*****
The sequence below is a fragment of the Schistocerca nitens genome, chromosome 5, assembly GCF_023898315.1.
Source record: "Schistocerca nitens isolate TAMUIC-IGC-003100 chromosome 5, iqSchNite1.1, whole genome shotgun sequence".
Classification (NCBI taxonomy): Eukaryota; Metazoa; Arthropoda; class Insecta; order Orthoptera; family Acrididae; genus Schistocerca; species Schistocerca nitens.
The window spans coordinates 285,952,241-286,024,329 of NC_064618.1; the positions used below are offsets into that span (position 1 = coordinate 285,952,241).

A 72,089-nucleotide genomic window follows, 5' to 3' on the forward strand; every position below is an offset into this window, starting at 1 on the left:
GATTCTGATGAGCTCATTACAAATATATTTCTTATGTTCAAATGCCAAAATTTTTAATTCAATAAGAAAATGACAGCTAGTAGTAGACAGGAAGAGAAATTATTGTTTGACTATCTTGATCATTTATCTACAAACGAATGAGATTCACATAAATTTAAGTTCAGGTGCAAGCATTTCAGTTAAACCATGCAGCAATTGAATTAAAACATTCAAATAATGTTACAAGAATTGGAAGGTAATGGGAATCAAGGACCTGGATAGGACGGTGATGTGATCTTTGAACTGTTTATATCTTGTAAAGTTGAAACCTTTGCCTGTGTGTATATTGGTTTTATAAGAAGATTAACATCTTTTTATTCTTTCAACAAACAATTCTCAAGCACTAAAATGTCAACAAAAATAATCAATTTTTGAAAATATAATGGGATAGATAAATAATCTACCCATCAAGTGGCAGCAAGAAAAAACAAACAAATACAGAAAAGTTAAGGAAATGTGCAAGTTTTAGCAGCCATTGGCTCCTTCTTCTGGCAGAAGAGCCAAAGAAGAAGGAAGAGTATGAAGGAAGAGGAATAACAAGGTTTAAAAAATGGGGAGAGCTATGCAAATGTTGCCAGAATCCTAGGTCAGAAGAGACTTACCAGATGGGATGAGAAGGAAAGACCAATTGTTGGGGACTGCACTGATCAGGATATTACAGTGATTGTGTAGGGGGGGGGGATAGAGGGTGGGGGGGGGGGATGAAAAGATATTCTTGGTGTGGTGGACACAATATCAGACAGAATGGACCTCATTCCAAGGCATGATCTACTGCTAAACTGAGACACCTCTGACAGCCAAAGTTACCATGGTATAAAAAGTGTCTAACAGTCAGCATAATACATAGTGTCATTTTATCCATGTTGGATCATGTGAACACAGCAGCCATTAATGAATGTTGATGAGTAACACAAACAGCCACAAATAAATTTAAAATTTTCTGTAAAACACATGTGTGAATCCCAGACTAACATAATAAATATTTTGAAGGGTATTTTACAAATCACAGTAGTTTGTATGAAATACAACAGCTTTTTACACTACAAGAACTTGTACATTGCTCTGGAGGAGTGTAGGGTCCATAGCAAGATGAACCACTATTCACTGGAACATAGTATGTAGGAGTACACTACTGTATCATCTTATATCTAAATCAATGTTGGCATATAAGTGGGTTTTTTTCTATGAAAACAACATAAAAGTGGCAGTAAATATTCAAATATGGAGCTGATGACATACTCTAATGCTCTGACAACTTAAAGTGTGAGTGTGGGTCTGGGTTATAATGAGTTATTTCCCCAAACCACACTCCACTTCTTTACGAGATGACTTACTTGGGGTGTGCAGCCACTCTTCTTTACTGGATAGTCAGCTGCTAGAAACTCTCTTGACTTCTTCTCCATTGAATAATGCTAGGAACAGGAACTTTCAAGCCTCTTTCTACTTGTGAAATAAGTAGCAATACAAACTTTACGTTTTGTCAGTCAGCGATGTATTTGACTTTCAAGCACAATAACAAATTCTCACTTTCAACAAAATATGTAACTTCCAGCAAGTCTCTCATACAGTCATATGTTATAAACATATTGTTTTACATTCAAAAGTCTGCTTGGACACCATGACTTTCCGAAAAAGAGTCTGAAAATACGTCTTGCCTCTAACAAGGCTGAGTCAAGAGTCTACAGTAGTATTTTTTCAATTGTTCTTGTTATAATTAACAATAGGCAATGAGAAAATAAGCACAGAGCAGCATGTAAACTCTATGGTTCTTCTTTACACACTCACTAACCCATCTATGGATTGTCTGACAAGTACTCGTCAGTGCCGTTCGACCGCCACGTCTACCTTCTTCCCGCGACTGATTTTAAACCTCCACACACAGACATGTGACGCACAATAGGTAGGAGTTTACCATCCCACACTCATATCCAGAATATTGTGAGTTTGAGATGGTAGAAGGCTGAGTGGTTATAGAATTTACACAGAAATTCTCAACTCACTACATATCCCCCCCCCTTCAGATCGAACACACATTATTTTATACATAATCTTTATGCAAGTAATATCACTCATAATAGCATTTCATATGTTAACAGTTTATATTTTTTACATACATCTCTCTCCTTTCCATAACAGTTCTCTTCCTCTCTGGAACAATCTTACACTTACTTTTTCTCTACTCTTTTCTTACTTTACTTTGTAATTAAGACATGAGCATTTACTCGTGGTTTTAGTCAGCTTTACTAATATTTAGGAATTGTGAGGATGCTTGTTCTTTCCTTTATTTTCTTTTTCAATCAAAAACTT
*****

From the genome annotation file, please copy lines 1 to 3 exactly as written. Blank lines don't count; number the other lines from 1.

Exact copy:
The sequence below is a fragment of the Schistocerca nitens genome, chromosome 5, assembly GCF_023898315.1.
Source record: "Schistocerca nitens isolate TAMUIC-IGC-003100 chromosome 5, iqSchNite1.1, whole genome shotgun sequence".
Classification (NCBI taxonomy): Eukaryota; Metazoa; Arthropoda; class Insecta; order Orthoptera; family Acrididae; genus Schistocerca; species Schistocerca nitens.